A couple of years ago when I worked at a well known bookstore I decided it was time to read more history and so I picked up The Six Wives of Henry VIII. And so it sat on my bookshelf for a few years and it took until I added it to my TBR Pile 2014 for me to pick it up. I was a tad worried about the size of the book and whether or not the subject matter would engage me and I pinpointed this as the book I was most worried about completing. Luckily I was wrong.
I decided the best way to read this book was to mix it up with some fiction and I originally aimed to read it a wife at a time, however around wife three I decided I would just read it when I wanted and if I wanted to read about them one after another then I would. This made slightly more sense as the book is divided into different sections however these aren’t clearly cut between different wives as obviously there are periods of crossovers between wives and some wives were married much longer than others. In fact Henry VIII was married to his first wife, Catherine of Aragon for longer than the other five wives put together.
Henry VIII’s first wife, Catherine of Aragon, was never originally intended for him. Married to his older brother, Arthur and destined to become Queen of England from a young age, it was a shock when Arthur died shortly after their marriage, thus leaving Catherine, with only part of her dowry paid, captive in England under the command of Henry VII. Although six years older than Henry, they married and had, as Fraser portrays, a happy and successful marriage, just lacking the birth of a male heir. Or at least it was happy until Anne Boleyn came on the scene.
Fraser’s chapters on Catherine of Aragon provide a detailed insight into her journey to becoming Queen of England and it is fair to say she is a woman to be admired; trained to become Queen of England from a young age, she survives the death of Arthur and what is essentially seven years in isolation as Henry VII’s prisoner in all but name. However there were times when I lost interest in the narrative. It was certainly interesting to read the facts, but I feel as though I already knew a lot of this information from my reading of Philippa Gregory’s The Constant Princess and the TV programme The Tudors. I know both are highly fictionalised versions of the story, but they do make it more memorable.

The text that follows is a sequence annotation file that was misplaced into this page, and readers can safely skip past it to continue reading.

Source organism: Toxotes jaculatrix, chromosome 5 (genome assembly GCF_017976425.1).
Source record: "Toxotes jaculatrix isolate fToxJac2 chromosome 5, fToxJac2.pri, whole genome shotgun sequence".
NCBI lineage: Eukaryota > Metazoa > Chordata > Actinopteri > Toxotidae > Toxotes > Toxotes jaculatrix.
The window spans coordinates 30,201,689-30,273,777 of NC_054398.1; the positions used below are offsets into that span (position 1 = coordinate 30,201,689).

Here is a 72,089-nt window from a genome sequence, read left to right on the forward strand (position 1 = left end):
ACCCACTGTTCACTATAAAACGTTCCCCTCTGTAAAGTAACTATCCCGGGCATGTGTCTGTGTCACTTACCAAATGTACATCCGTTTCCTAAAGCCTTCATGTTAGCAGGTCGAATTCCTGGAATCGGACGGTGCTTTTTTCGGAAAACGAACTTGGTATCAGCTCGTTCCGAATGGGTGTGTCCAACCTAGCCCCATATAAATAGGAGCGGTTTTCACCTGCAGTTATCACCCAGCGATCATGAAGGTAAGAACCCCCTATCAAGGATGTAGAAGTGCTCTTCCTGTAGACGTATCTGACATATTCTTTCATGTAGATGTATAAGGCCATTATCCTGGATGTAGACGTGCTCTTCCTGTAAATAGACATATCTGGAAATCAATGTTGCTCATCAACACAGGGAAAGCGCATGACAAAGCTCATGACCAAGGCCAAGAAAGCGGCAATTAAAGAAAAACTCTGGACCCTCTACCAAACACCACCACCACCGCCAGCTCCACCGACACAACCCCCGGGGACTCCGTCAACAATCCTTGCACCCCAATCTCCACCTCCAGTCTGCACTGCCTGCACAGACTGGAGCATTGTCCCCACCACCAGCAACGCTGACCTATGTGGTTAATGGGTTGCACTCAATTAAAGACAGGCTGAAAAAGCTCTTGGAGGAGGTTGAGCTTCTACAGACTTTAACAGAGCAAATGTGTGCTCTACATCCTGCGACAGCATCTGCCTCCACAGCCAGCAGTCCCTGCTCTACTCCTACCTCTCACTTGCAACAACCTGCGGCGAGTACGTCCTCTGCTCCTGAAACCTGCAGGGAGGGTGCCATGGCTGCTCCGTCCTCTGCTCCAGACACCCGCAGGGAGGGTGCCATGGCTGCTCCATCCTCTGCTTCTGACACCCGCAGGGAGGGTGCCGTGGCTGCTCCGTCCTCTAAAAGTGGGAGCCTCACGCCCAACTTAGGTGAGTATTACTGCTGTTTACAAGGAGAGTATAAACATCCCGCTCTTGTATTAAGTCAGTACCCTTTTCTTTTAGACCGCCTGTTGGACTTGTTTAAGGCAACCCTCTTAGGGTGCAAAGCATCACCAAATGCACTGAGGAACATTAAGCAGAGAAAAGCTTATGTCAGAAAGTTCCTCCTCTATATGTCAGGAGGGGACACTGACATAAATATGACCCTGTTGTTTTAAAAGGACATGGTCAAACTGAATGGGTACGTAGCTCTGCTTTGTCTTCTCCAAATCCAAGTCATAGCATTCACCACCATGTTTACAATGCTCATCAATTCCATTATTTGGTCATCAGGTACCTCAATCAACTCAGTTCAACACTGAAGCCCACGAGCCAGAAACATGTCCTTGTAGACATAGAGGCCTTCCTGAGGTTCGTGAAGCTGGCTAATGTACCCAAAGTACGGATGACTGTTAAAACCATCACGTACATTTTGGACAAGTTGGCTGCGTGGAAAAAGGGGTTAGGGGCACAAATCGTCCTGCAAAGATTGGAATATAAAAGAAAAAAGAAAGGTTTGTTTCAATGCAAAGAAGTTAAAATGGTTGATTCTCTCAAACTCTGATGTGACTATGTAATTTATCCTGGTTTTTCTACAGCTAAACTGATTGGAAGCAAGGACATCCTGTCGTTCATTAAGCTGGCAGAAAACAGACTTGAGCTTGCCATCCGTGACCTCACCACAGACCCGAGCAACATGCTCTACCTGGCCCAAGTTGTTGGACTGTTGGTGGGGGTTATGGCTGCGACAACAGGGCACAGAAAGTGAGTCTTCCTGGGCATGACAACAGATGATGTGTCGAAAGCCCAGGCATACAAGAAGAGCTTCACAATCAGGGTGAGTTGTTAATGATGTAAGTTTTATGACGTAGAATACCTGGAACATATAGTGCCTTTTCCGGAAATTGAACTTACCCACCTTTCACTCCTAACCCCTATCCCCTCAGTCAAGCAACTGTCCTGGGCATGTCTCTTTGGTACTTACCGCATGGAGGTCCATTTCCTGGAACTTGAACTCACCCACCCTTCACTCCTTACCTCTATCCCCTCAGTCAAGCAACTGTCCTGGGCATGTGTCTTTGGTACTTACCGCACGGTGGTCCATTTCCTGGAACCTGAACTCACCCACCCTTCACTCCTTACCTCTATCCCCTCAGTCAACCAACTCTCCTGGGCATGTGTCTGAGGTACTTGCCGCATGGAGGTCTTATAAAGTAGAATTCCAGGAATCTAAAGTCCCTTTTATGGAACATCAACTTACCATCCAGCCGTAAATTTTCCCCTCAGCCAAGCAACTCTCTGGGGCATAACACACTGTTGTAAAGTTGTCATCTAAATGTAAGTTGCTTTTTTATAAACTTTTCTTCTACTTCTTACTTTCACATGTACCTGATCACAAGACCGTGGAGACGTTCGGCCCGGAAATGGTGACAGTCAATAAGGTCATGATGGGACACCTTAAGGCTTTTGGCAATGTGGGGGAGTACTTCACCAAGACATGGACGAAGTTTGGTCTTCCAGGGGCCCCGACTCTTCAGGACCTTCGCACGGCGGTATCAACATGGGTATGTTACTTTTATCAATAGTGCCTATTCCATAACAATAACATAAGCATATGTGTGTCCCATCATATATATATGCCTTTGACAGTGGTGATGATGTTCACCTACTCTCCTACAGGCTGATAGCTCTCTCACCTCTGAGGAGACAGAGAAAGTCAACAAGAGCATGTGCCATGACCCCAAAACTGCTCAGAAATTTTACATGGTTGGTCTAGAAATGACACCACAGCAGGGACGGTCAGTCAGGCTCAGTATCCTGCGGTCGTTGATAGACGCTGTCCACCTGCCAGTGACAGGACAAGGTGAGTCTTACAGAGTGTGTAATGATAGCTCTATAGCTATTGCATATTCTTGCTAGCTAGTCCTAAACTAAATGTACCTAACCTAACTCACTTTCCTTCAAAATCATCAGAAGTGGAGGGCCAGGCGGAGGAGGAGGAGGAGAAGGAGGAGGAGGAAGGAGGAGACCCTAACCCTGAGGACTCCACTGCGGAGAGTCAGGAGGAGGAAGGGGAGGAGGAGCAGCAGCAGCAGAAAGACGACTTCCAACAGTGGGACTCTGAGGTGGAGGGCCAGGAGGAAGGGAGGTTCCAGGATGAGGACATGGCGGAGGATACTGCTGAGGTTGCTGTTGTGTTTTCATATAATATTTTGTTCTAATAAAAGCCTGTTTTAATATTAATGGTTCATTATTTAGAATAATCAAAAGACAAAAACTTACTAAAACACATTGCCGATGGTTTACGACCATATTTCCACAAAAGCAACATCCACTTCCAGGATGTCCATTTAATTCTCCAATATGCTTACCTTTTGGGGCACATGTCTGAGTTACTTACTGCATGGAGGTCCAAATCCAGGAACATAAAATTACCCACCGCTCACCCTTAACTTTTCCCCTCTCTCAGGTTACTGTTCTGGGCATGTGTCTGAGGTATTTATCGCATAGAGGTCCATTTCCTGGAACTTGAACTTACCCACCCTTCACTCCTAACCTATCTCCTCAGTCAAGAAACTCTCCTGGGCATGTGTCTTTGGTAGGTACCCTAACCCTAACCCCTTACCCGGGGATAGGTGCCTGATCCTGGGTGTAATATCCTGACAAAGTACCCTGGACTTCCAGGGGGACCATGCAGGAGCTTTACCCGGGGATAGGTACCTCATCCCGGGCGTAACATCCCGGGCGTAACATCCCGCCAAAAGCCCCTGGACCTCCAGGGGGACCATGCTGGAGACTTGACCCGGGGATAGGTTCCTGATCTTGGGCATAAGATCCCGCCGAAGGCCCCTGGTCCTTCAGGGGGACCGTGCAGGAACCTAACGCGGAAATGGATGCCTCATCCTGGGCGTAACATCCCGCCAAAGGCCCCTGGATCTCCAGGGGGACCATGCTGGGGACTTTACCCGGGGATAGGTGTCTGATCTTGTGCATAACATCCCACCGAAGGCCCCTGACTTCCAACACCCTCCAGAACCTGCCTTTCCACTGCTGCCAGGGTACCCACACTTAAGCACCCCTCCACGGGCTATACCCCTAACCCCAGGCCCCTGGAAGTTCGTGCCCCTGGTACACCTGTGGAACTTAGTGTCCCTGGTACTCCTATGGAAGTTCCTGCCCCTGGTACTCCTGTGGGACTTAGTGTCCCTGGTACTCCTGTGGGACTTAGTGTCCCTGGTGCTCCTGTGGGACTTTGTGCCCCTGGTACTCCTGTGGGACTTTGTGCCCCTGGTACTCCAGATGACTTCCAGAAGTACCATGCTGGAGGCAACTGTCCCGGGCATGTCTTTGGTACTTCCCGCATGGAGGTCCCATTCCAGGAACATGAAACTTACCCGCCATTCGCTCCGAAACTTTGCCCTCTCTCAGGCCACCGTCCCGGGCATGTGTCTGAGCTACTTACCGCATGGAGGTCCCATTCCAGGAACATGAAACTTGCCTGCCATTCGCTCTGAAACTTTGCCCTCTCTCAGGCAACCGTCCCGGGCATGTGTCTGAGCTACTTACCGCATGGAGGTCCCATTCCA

Next came Anne Boleyn, the woman who changed the face of religion in England and who tempted Henry VIII away from his wife of many years. Anne Boleyn is certainly an interesting woman and one who perhaps would have been better suited living in the twentieth century. She was a very determined woman and as everyone knows she had a tragic downfall as Henry VIII got bored of waiting for a male heir and his attentions wandered elsewhere…to Jane Seymour, the wife who gave Henry his much desired legitimate son. This birth did lead to Seymour’s death and yes Henry was devastated for a while and then he started looking for his next wife. Anne of Cleves, his fourth wife, had the shortest marriage, as she wasn’t what Henry expected and his attentions soon turned to a 17 year old girl who sparked his interest and made a fat, old man feel youthful again. Unfortunately Katherine Howard didn’t stand a chance. She was a naive, foolish girl who fell in love with an attractive young man and thus had her head chopped off. Lastly, Catherine Parr, a widow who became more of a nurse than a lover to the ageing King.
That is clearly a very brief overview of what is a detailed and complex look at these women who often take a backseat to the tyrannical rule of Henry VIII. I have read a few historical novels based on this time period and have watched shows like The Tudors, which obviously portray a glamorised view of this time period, but I think it certainly helped my reading of The Six Wives of Henry VIII. It was really interesting reading more about various people who I had come across previously and to develop my understanding of these six women from a more feminist style perspective. Fraser’s writing is engaging and she has clearly researched these women in detail and this helps make this an easy read that I quickly became absorbed with every time I picked it up. There were some parts that held my attention more than others, but I think this is bound to be the case in most non fiction books and particularly ones as dense as this. However this is a fantastic narrative of the wives and one I would certainly recommend to anyone who reads a lot of historical fiction set during Tudor times.
Reading the Twentieth Century – No it doesn’t as I already have a book for 1991!